See how they work ** 1/2
There are times when a movie’s meta-narrative attempts to make sure it’s plugged into the tropes of its genre make you even more irritated that it can’t truly transcend those tropes – and here’s an example. In 1953 in London, Agatha Christie’s The Mouse Trap is in the early months of its historic run, with a Hollywood film version already in the works – until the murder of the planned film’s director (Adrien Brody) creates a real-life mystery for Scotland Yard’s deadpan inspector to solve. Stoppard (Sam Rockwell) and his serious young partner, Agent Stalker (Saoirse Ronan). The interaction between the two investigators provides the strongest moments, with Ronan’s gung-ho manner landing particularly well. But at the end of the day, it’s essentially a conventional thriller, mixing real-life figures like Richard Attenborough (Harris Dickinson) and producer John Woolf (Reece Shearsmith) into its cast of suspects. At some point, such a movie has to either be smarter about its actual mystery or smarter about deconstructing the expectations built into a mystery – and See how they work mostly just kind of snooping on both counts, with a few hearty laughs and too little investment in the killer’s motives. Self-aware voiceover and reminders of previous references cannot simply be an end in itself. Available September 16 in theaters. (PG-13)

The silent twins ***
Anyone who’s seen director Agnieszka Smoczynska’s crazy 2015 mermaid thriller the lure knows she has a gift for surreal imagery; here, she manages to anchor it in a tragic lived story. Working from an adaptation by Andrea Siegel of Marjorie Wallace’s non-fiction book, Smoczynska explores the lives of June and Jennifer Gibbons, twin sisters of immigrants from Barbados living in Wales in the 1970s as young girls (Leah Mondesir-Simmonds and Eva-Arianna Baxter) and early 1980s teens (Letitia Wright and Tamara Lawrance), choosing to communicate verbally almost exclusively with each other. The narrative traces the inability of the British school system to cope with their unique psychology, which Siegel and Smoczynska explain very little as being related to their status as an outsider as the only black children in their town. However, they dig deep into the fantasy worlds they create, often represented by stop-motion animation of the girls’ own stories. And The Silent Twins is at its best when it juxtaposes the worlds in their heads with the real world, especially in a scene where Jennifer’s romantic perception of her first sexual experience clashes with what’s really going on. The performances of the two pairs of actors capture an intimate relationship, sometimes volatile, and intertwined with versions of themselves as much imagined as real. Available September 16 in theaters. (R)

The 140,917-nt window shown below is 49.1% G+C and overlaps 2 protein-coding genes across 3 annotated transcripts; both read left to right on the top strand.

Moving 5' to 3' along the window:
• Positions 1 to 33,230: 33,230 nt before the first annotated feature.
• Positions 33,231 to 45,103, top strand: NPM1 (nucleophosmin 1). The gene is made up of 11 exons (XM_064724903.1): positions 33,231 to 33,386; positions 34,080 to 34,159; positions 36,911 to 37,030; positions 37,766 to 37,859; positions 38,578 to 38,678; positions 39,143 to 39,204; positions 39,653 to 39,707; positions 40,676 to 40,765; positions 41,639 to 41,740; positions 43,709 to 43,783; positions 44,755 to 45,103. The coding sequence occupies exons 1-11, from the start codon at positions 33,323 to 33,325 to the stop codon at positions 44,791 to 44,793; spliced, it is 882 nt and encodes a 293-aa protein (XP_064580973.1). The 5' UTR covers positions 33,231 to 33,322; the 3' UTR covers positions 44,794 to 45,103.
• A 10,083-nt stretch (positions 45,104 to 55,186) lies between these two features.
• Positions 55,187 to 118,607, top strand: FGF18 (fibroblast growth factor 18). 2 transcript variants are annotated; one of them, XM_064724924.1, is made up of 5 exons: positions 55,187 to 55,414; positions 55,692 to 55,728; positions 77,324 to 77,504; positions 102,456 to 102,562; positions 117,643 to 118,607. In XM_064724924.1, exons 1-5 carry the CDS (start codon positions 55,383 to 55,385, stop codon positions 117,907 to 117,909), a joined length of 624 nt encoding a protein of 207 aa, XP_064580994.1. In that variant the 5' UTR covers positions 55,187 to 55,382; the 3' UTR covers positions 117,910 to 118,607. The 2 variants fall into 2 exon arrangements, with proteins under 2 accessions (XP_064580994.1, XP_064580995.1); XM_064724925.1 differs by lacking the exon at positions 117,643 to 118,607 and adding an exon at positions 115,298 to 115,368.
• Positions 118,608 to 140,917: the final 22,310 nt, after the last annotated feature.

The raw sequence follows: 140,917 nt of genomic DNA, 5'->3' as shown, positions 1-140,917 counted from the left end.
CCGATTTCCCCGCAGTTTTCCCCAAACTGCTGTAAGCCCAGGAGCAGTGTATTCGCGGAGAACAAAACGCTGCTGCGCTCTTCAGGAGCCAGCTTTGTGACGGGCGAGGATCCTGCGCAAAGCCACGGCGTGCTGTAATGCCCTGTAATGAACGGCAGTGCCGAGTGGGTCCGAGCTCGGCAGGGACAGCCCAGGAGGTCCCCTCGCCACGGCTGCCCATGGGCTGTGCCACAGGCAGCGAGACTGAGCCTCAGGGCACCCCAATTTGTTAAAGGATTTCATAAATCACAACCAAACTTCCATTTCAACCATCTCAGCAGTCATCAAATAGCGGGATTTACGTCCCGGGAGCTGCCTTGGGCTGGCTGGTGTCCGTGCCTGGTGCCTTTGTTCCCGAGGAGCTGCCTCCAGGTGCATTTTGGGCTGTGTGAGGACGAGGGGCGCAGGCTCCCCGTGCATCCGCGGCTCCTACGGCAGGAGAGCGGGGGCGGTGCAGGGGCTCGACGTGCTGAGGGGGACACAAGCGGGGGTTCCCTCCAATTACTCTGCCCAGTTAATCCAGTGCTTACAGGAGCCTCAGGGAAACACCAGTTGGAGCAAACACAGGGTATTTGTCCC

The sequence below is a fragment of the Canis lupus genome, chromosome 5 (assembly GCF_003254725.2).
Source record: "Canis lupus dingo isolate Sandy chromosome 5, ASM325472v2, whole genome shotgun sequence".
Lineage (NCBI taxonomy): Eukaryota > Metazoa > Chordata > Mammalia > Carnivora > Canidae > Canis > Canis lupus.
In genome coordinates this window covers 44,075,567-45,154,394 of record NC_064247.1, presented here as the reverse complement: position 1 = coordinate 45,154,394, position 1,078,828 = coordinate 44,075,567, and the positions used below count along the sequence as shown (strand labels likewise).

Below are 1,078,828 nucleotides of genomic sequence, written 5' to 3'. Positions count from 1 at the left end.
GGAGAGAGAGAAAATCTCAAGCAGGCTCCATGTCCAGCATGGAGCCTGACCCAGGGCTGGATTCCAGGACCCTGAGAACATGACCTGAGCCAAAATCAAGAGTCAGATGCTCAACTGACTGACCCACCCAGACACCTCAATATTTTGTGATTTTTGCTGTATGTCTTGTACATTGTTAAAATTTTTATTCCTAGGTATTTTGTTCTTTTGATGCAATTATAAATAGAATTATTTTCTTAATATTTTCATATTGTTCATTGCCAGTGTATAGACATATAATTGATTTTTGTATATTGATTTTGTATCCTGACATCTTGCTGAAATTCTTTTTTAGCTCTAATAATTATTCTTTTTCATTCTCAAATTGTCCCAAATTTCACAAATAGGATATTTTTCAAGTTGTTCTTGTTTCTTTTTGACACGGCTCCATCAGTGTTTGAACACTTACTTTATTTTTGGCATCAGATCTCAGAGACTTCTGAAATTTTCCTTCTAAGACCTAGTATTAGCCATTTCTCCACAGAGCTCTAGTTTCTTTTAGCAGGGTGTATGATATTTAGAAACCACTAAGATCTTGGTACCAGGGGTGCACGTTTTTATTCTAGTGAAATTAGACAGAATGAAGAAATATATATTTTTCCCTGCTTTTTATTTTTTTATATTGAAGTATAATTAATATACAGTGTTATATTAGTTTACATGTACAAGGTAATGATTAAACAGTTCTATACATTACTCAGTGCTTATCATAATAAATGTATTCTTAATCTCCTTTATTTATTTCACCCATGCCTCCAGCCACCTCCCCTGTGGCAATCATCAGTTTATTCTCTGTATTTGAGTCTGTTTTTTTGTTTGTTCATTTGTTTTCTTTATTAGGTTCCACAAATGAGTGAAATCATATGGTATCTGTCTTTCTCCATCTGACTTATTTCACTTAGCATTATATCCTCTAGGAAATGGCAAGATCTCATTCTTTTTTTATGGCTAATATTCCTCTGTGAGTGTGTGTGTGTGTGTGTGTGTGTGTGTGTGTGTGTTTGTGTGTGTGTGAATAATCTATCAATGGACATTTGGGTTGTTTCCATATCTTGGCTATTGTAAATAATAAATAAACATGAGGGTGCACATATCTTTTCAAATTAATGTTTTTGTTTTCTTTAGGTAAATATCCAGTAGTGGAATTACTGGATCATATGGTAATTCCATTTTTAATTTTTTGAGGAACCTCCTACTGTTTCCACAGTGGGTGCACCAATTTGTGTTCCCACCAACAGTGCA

The woman king ***
Crowd-goers come in all shapes and sizes, and despite the historical and sociological roots of director Gina Prince-Bythewood’s period piece, it’s 100% designed for enthusiastic audiences. In 1823 West Africa, tribal rivalries contribute to the European slave trade, with the Kingdom of Dahomey battling against an opposing alliance. But they and their new king Ghezo (John Boyega) have a secret weapon: an army of female warriors called Agojie, led by General Nanisca (Viola Davis). The main story arc belongs to Agojie’s new recruit, Nawi (a formidable Thuso Mbedu), whose initiation into the warrior brotherhood is unnecessarily complicated by a possible connection with a half-Dahomey Brazilian (Jordan Bolger), while Nanisca faces a half-hearted palace. intrigue fomented by one of Ghezo’s women. Fortunately, these less compelling subplots don’t detract from the much more interesting relationships Nawi builds, both with Nawi and with her more direct mentor, Izogie (Lashana Lynch), which generate wonderful character relationships. Prince-Bythewood does a solid job of staging its action, but the battles aren’t exactly there to be spectacular. They’re there to underscore how absolutely badass Nanisca Davis is, and to fight against the sheer movie gratification of watching African warriors dismantle their opposition. Is it a perfect story in the details? Hell if I know, and I don’t care when the entertainment value is this high. Available September 16 in theaters. (PG-13)